Jimmy Buffett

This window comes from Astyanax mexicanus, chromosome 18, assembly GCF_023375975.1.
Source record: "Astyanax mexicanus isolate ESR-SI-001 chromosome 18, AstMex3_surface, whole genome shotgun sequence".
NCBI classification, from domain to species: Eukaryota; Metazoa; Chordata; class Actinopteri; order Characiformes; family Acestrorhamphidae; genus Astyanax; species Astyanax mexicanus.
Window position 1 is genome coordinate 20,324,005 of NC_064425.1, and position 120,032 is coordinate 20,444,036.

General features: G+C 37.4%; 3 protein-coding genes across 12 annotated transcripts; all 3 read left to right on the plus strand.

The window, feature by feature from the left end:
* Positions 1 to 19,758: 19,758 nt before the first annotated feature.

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Apparently, Jimmy Buffett's rapprochement with Nashville is over. After two albums (Riddles in the Sand and Last Mango in Paris) that produced six country chart singles entries between 1984 and 1986, Floridays finds the singer/songwriter parting ways with the production team of Jimmy Bowen and Tony Brown, but sticking with third co-producer Michael Utley (who is also the keyboard player in his band and a sometime songwriting partner) with himself installed as executive producer. And the musical style, as can be heard from the beginning of the opening track, "I Love the Now" (co-written by Buffett and Carrie Fisher), is pop/rock with a Caribbean tinge. Buffett sometimes alters that style to accommodate the theme of a particular song, giving a Brazilian feel to "First Look," which is about visiting Rio, and a full-on Stax Records R&B arrangement, appropriately enough, to "Meet Me in Memphis." But this is a record by Jimmy Buffett in his familiar soft rock mode, not Jimmy Buffett the country crossover candidate. And that's a good idea, since Floridays is one of his more personal and self-reflective efforts, full of songs in which he waxes nostalgic ("Creola") or updates of old themes ("Nobody Speaks to the Captain No More"). As he did with "It's My Job," he finds another songwriter to pen the album's most self-justifying song, "If It All Falls Down," giving him plausible deniability if anyone takes offense. And he returns to bashing the entertainment industry in the comic closer, "You'll Never Work in Dis Bidness Again." Of course, he is at least partially serious about that. The album sleeve contains a notation at the bottom reading, "Fifteen down and one to go." What does that mean? Well, if you count the live album Feeding Frenzy and his greatest-hits LP, this is Buffett's 15th album for the label once known as ABC/Dunhill and now as MCA. Does he have only one record to go on a contract he doesn't plan to renew? So it would seem. Wonder if the folks in the marketing department at MCA have noticed the note and, if so, how it makes them feel about promoting Floridays. You'd think, with an attitude like that, Buffett might just be cruising (as he has been accused of doing on occasion). But Floridays is actually one of his better albums. Go figure.

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